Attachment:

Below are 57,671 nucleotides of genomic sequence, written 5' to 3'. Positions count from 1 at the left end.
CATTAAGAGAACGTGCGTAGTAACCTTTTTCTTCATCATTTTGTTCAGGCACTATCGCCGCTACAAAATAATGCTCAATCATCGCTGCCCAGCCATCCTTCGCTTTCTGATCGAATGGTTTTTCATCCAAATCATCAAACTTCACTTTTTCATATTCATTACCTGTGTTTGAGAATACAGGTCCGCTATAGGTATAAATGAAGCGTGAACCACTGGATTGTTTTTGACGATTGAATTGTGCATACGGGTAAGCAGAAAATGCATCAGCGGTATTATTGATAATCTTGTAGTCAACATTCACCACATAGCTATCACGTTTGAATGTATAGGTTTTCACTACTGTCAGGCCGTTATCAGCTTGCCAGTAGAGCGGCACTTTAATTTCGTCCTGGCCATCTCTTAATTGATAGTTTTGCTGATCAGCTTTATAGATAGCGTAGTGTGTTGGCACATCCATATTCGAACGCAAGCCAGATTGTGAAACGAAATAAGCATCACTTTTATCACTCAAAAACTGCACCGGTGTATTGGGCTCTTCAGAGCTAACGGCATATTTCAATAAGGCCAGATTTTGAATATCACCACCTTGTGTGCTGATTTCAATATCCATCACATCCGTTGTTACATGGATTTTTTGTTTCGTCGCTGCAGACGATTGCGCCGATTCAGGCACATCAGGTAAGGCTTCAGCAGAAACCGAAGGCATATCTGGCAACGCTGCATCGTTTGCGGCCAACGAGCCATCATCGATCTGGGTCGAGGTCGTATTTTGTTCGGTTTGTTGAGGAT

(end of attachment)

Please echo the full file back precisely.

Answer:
Below are 57,671 nucleotides of genomic sequence, written 5' to 3'. Positions count from 1 at the left end.
CATTAAGAGAACGTGCGTAGTAACCTTTTTCTTCATCATTTTGTTCAGGCACTATCGCCGCTACAAAATAATGCTCAATCATCGCTGCCCAGCCATCCTTCGCTTTCTGATCGAATGGTTTTTCATCCAAATCATCAAACTTCACTTTTTCATATTCATTACCTGTGTTTGAGAATACAGGTCCGCTATAGGTATAAATGAAGCGTGAACCACTGGATTGTTTTTGACGATTGAATTGTGCATACGGGTAAGCAGAAAATGCATCAGCGGTATTATTGATAATCTTGTAGTCAACATTCACCACATAGCTATCACGTTTGAATGTATAGGTTTTCACTACTGTCAGGCCGTTATCAGCTTGCCAGTAGAGCGGCACTTTAATTTCGTCCTGGCCATCTCTTAATTGATAGTTTTGCTGATCAGCTTTATAGATAGCGTAGTGTGTTGGCACATCCATATTCGAACGCAAGCCAGATTGTGAAACGAAATAAGCATCACTTTTATCACTCAAAAACTGCACCGGTGTATTGGGCTCTTCAGAGCTAACGGCATATTTCAATAAGGCCAGATTTTGAATATCACCACCTTGTGTGCTGATTTCAATATCCATCACATCCGTTGTTACATGGATTTTTTGTTTCGTCGCTGCAGACGATTGCGCCGATTCAGGCACATCAGGTAAGGCTTCAGCAGAAACCGAAGGCATATCTGGCAACGCTGCATCGTTTGCGGCCAACGAGCCATCATCGATCTGGGTCGAGGTCGTATTTTGTTCGGTTTGTTGAGGAT